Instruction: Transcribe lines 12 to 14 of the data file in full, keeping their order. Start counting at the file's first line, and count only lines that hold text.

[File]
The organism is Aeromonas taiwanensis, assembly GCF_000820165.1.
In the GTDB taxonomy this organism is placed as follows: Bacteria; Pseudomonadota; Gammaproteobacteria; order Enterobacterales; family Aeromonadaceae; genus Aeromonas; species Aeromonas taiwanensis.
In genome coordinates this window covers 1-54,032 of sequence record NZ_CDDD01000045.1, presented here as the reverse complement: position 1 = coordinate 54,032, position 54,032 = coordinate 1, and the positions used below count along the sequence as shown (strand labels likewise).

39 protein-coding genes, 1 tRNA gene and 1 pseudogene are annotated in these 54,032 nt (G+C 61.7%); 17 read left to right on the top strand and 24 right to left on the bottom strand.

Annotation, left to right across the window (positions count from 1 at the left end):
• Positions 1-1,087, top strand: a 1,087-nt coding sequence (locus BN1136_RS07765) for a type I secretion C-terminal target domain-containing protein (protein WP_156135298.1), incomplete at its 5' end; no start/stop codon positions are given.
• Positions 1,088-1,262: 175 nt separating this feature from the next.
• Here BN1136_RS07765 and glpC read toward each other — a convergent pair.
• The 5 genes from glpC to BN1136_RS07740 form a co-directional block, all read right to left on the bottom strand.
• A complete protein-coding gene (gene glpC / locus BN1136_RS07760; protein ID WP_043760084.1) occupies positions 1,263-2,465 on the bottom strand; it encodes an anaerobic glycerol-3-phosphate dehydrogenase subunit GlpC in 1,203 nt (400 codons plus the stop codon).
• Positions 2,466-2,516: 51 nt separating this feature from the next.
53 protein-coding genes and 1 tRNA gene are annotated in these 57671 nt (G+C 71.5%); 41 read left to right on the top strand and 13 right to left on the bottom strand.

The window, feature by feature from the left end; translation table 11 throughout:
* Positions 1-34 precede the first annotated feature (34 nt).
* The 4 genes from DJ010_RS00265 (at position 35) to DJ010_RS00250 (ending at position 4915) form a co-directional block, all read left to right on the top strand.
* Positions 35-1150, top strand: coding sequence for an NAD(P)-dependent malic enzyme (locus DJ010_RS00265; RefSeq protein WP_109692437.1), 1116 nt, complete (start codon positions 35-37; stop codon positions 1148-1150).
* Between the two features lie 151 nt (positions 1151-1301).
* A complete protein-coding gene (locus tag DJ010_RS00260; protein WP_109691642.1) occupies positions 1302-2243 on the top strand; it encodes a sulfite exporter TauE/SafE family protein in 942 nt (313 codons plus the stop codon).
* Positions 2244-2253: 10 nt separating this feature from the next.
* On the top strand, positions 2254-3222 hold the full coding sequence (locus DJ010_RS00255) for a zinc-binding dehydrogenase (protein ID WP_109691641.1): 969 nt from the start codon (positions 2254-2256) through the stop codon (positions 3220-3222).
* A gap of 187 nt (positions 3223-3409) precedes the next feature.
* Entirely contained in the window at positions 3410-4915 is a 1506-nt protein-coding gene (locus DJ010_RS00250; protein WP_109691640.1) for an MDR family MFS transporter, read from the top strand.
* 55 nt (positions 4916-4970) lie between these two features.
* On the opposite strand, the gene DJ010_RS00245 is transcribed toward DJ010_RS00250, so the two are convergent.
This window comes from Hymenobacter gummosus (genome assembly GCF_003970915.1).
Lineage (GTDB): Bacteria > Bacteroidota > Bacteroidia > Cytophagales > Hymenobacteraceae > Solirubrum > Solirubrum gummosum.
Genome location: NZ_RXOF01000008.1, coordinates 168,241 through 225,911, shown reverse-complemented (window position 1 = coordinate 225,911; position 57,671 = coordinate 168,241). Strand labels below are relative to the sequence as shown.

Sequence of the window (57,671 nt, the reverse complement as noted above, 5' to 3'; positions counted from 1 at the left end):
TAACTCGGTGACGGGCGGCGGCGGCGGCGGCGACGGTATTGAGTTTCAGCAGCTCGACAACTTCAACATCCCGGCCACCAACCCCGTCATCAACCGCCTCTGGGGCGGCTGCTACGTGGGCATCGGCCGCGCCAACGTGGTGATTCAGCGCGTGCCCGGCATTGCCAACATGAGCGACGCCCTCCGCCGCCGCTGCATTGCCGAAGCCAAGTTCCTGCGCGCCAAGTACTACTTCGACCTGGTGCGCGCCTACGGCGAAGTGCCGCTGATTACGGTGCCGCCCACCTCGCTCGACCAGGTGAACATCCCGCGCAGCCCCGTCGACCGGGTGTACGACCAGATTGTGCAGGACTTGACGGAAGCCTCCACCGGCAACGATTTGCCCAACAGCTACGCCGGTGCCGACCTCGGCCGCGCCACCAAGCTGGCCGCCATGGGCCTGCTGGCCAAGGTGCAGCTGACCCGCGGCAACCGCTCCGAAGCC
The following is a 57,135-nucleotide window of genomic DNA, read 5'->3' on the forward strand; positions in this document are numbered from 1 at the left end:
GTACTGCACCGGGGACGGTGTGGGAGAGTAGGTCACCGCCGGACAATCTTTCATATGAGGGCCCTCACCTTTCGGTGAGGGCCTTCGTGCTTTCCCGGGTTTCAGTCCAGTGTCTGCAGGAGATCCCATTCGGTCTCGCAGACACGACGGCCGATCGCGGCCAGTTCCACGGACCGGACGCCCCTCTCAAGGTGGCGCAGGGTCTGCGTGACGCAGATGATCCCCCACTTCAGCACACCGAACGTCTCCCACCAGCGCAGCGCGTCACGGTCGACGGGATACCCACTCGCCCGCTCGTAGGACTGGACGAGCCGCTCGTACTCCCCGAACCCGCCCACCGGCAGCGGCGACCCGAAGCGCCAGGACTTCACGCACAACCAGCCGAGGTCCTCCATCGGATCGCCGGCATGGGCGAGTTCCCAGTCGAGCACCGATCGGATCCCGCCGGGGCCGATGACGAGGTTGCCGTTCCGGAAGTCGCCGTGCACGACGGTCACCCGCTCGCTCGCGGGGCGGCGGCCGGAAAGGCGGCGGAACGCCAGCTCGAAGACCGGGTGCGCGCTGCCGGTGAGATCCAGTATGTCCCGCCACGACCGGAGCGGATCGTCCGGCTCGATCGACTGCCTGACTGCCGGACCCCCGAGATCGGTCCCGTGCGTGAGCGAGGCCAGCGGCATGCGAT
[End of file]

53 protein-coding genes and 1 tRNA gene are annotated in these 57671 nt (G+C 71.5%); 41 read left to right on the top strand and 13 right to left on the bottom strand.

The window, feature by feature from the left end; translation table 11 throughout:
* Positions 1-34 precede the first annotated feature (34 nt).